Joseph Heller  

From The Art and Popular Culture Encyclopedia

Jump to: navigation, search

Related e

Google
Wikipedia
Wiktionary
Wiki Commons
Wikiquote
Wikisource
YouTube
Shop


Featured:
Train wreck at Montparnasse (October 22, 1895) by Studio Lévy and Sons.
Enlarge
Train wreck at Montparnasse (October 22, 1895) by Studio Lévy and Sons.

Joseph Heller (May 1, 1923December 12, 1999) was an American satirical novelist and playwright. He wrote the influential Catch-22 about American servicemen during World War II. It was this work whose title (which was originally Catch-18) became the term commonly used to express absurdity in choice.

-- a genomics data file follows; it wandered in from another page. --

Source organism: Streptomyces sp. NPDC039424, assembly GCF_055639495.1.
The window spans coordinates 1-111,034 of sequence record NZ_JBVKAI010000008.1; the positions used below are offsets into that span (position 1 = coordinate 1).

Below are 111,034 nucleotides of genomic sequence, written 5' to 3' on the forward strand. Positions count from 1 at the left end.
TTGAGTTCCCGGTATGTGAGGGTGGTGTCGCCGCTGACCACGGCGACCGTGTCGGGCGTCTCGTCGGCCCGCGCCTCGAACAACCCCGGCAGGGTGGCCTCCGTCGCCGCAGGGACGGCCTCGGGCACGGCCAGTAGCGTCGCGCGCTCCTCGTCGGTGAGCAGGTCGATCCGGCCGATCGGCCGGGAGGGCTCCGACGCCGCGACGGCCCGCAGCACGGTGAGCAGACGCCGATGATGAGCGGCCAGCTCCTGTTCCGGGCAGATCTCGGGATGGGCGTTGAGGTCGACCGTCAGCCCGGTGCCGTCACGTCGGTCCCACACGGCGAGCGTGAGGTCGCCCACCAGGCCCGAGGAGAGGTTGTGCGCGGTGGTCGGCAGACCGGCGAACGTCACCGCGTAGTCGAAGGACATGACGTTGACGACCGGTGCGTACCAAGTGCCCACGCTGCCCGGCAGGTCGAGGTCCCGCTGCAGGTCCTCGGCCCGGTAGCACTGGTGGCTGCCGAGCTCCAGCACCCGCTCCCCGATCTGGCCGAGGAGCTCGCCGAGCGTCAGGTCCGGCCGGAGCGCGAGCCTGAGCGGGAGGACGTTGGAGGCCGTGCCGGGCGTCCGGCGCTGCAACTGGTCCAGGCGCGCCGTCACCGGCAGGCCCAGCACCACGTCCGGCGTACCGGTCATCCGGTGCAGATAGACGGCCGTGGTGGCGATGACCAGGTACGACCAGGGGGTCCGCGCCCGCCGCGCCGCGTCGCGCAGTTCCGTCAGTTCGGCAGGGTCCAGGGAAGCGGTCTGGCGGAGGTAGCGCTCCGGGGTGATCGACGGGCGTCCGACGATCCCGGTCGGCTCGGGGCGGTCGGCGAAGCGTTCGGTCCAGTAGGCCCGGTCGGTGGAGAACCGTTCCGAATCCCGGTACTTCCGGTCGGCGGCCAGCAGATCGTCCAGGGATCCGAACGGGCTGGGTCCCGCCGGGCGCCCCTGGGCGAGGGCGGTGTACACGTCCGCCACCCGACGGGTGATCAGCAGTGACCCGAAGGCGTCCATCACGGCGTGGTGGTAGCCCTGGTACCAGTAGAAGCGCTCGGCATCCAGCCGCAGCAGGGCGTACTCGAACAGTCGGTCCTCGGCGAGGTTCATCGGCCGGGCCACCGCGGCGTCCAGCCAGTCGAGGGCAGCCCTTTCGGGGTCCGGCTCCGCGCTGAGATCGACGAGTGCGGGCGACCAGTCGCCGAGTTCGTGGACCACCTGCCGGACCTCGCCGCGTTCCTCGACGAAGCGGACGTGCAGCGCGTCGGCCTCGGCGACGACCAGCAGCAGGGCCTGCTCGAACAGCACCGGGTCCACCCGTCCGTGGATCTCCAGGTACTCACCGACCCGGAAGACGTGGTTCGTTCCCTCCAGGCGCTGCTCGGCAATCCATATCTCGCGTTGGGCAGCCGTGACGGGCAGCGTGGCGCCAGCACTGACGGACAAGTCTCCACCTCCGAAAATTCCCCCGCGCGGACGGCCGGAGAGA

Heller is widely regarded as one of the best post-World War satirists. Although he is remembered mostly by his landmark Catch-22, his works, centered on the lives of various members of the middle classes, remain exemplars of modern satire.



Unless indicated otherwise, the text in this article is either based on Wikipedia article "Joseph Heller" or another language Wikipedia page thereof used under the terms of the GNU Free Documentation License; or on original research by Jahsonic and friends. See Art and Popular Culture's copyright notice.

Personal tools